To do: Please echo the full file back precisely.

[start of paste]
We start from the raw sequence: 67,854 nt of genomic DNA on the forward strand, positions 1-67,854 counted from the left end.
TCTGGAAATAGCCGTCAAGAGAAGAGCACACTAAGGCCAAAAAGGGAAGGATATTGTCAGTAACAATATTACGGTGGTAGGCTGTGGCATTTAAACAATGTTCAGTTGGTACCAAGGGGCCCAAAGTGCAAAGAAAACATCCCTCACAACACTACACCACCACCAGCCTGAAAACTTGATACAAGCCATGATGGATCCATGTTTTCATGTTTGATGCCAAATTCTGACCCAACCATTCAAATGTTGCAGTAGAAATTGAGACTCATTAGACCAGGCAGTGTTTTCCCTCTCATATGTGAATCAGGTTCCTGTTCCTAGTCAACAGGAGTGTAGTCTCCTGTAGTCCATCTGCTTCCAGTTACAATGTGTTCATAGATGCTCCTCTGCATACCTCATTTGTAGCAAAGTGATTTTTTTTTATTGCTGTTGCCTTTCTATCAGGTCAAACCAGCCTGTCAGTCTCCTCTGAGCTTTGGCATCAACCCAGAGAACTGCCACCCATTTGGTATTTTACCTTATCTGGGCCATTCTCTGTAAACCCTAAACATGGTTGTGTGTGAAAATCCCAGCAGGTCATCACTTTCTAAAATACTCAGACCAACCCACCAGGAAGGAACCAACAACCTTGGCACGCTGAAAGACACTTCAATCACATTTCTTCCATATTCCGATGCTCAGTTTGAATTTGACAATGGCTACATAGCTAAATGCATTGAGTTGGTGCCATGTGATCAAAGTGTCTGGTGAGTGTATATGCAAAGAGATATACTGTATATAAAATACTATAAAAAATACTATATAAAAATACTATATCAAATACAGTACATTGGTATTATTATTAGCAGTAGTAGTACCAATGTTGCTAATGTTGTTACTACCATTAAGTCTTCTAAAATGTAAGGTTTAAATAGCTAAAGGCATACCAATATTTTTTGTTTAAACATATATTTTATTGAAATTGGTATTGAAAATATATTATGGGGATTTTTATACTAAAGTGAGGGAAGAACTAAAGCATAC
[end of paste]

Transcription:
We start from the raw sequence: 67,854 nt of genomic DNA on the forward strand, positions 1-67,854 counted from the left end.
TCTGGAAATAGCCGTCAAGAGAAGAGCACACTAAGGCCAAAAAGGGAAGGATATTGTCAGTAACAATATTACGGTGGTAGGCTGTGGCATTTAAACAATGTTCAGTTGGTACCAAGGGGCCCAAAGTGCAAAGAAAACATCCCTCACAACACTACACCACCACCAGCCTGAAAACTTGATACAAGCCATGATGGATCCATGTTTTCATGTTTGATGCCAAATTCTGACCCAACCATTCAAATGTTGCAGTAGAAATTGAGACTCATTAGACCAGGCAGTGTTTTCCCTCTCATATGTGAATCAGGTTCCTGTTCCTAGTCAACAGGAGTGTAGTCTCCTGTAGTCCATCTGCTTCCAGTTACAATGTGTTCATAGATGCTCCTCTGCATACCTCATTTGTAGCAAAGTGATTTTTTTTTATTGCTGTTGCCTTTCTATCAGGTCAAACCAGCCTGTCAGTCTCCTCTGAGCTTTGGCATCAACCCAGAGAACTGCCACCCATTTGGTATTTTACCTTATCTGGGCCATTCTCTGTAAACCCTAAACATGGTTGTGTGTGAAAATCCCAGCAGGTCATCACTTTCTAAAATACTCAGACCAACCCACCAGGAAGGAACCAACAACCTTGGCACGCTGAAAGACACTTCAATCACATTTCTTCCATATTCCGATGCTCAGTTTGAATTTGACAATGGCTACATAGCTAAATGCATTGAGTTGGTGCCATGTGATCAAAGTGTCTGGTGAGTGTATATGCAAAGAGATATACTGTATATAAAATACTATAAAAAATACTATATAAAAATACTATATCAAATACAGTACATTGGTATTATTATTAGCAGTAGTAGTACCAATGTTGCTAATGTTGTTACTACCATTAAGTCTTCTAAAATGTAAGGTTTAAATAGCTAAAGGCATACCAATATTTTTTGTTTAAACATATATTTTATTGAAATTGGTATTGAAAATATATTATGGGGATTTTTATACTAAAGTGAGGGAAGAACTAAAGCATAC